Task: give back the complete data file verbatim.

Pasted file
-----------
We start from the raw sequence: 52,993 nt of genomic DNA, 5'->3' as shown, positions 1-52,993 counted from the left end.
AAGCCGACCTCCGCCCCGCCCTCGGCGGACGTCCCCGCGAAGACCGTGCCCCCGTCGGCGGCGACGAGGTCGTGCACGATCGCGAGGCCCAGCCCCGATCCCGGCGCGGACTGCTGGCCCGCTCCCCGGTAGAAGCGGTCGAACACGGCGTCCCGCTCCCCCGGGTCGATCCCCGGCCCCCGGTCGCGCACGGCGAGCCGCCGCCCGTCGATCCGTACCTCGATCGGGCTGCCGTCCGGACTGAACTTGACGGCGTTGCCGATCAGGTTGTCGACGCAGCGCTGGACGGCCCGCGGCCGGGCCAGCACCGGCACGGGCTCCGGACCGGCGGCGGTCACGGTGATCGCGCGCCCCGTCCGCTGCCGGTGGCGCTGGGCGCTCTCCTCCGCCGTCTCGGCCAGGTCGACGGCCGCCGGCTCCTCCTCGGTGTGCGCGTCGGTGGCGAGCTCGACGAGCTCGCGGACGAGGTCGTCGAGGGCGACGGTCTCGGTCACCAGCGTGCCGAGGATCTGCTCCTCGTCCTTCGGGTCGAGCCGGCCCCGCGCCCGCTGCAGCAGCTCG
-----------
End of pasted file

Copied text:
We start from the raw sequence: 52,993 nt of genomic DNA, 5'->3' as shown, positions 1-52,993 counted from the left end.
AAGCCGACCTCCGCCCCGCCCTCGGCGGACGTCCCCGCGAAGACCGTGCCCCCGTCGGCGGCGACGAGGTCGTGCACGATCGCGAGGCCCAGCCCCGATCCCGGCGCGGACTGCTGGCCCGCTCCCCGGTAGAAGCGGTCGAACACGGCGTCCCGCTCCCCCGGGTCGATCCCCGGCCCCCGGTCGCGCACGGCGAGCCGCCGCCCGTCGATCCGTACCTCGATCGGGCTGCCGTCCGGACTGAACTTGACGGCGTTGCCGATCAGGTTGTCGACGCAGCGCTGGACGGCCCGCGGCCGGGCCAGCACCGGCACGGGCTCCGGACCGGCGGCGGTCACGGTGATCGCGCGCCCCGTCCGCTGCCGGTGGCGCTGGGCGCTCTCCTCCGCCGTCTCGGCCAGGTCGACGGCCGCCGGCTCCTCCTCGGTGTGCGCGTCGGTGGCGAGCTCGACGAGCTCGCGGACGAGGTCGTCGAGGGCGACGGTCTCGGTCACCAGCGTGCCGAGGATCTGCTCCTCGTCCTTCGGGTCGAGCCGGCCCCGCGCCCGCTGCAGCAGCTCG